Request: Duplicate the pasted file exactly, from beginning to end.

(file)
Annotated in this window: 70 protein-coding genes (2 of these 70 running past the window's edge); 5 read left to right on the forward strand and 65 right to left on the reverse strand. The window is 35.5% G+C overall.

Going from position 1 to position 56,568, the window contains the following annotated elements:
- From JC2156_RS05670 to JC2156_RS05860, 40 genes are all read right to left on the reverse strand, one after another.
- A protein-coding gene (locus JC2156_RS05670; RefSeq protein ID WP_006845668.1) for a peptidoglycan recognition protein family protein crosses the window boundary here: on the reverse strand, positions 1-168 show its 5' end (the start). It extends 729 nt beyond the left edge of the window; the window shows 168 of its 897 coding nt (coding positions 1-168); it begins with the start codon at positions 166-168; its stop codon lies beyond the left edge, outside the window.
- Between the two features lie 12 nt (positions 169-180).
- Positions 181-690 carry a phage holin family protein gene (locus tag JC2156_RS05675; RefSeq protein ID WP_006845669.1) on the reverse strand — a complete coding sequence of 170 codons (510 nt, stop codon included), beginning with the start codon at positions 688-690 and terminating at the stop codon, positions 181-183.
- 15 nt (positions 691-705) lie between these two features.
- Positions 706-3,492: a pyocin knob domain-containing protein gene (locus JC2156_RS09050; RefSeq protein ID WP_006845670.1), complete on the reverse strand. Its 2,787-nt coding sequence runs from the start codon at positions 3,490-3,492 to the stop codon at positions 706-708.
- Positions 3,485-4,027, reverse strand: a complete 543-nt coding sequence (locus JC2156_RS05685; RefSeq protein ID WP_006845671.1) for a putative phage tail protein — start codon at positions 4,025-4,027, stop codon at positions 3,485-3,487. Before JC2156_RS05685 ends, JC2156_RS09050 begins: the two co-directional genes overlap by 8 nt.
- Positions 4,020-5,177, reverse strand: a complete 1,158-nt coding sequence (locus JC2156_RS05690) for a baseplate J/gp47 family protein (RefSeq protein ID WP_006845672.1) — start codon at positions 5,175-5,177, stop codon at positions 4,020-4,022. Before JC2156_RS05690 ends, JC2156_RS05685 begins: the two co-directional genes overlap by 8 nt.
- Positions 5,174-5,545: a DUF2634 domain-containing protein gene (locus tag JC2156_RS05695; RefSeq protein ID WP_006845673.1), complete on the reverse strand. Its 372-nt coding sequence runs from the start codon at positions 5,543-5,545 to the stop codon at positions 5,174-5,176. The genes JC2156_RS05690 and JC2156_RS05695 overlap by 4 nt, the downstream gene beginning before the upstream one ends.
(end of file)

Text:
Annotated in this window: 70 protein-coding genes (2 of these 70 running past the window's edge); 5 read left to right on the forward strand and 65 right to left on the reverse strand. The window is 35.5% G+C overall.

Going from position 1 to position 56,568, the window contains the following annotated elements:
- From JC2156_RS05670 to JC2156_RS05860, 40 genes are all read right to left on the reverse strand, one after another.
- A protein-coding gene (locus JC2156_RS05670; RefSeq protein ID WP_006845668.1) for a peptidoglycan recognition protein family protein crosses the window boundary here: on the reverse strand, positions 1-168 show its 5' end (the start). It extends 729 nt beyond the left edge of the window; the window shows 168 of its 897 coding nt (coding positions 1-168); it begins with the start codon at positions 166-168; its stop codon lies beyond the left edge, outside the window.
- Between the two features lie 12 nt (positions 169-180).
- Positions 181-690 carry a phage holin family protein gene (locus tag JC2156_RS05675; RefSeq protein ID WP_006845669.1) on the reverse strand — a complete coding sequence of 170 codons (510 nt, stop codon included), beginning with the start codon at positions 688-690 and terminating at the stop codon, positions 181-183.
- 15 nt (positions 691-705) lie between these two features.
- Positions 706-3,492: a pyocin knob domain-containing protein gene (locus JC2156_RS09050; RefSeq protein ID WP_006845670.1), complete on the reverse strand. Its 2,787-nt coding sequence runs from the start codon at positions 3,490-3,492 to the stop codon at positions 706-708.
- Positions 3,485-4,027, reverse strand: a complete 543-nt coding sequence (locus JC2156_RS05685; RefSeq protein ID WP_006845671.1) for a putative phage tail protein — start codon at positions 4,025-4,027, stop codon at positions 3,485-3,487. Before JC2156_RS05685 ends, JC2156_RS09050 begins: the two co-directional genes overlap by 8 nt.
- Positions 4,020-5,177, reverse strand: a complete 1,158-nt coding sequence (locus JC2156_RS05690) for a baseplate J/gp47 family protein (RefSeq protein ID WP_006845672.1) — start codon at positions 5,175-5,177, stop codon at positions 4,020-4,022. Before JC2156_RS05690 ends, JC2156_RS05685 begins: the two co-directional genes overlap by 8 nt.
- Positions 5,174-5,545: a DUF2634 domain-containing protein gene (locus tag JC2156_RS05695; RefSeq protein ID WP_006845673.1), complete on the reverse strand. Its 372-nt coding sequence runs from the start codon at positions 5,543-5,545 to the stop codon at positions 5,174-5,176. The genes JC2156_RS05690 and JC2156_RS05695 overlap by 4 nt, the downstream gene beginning before the upstream one ends.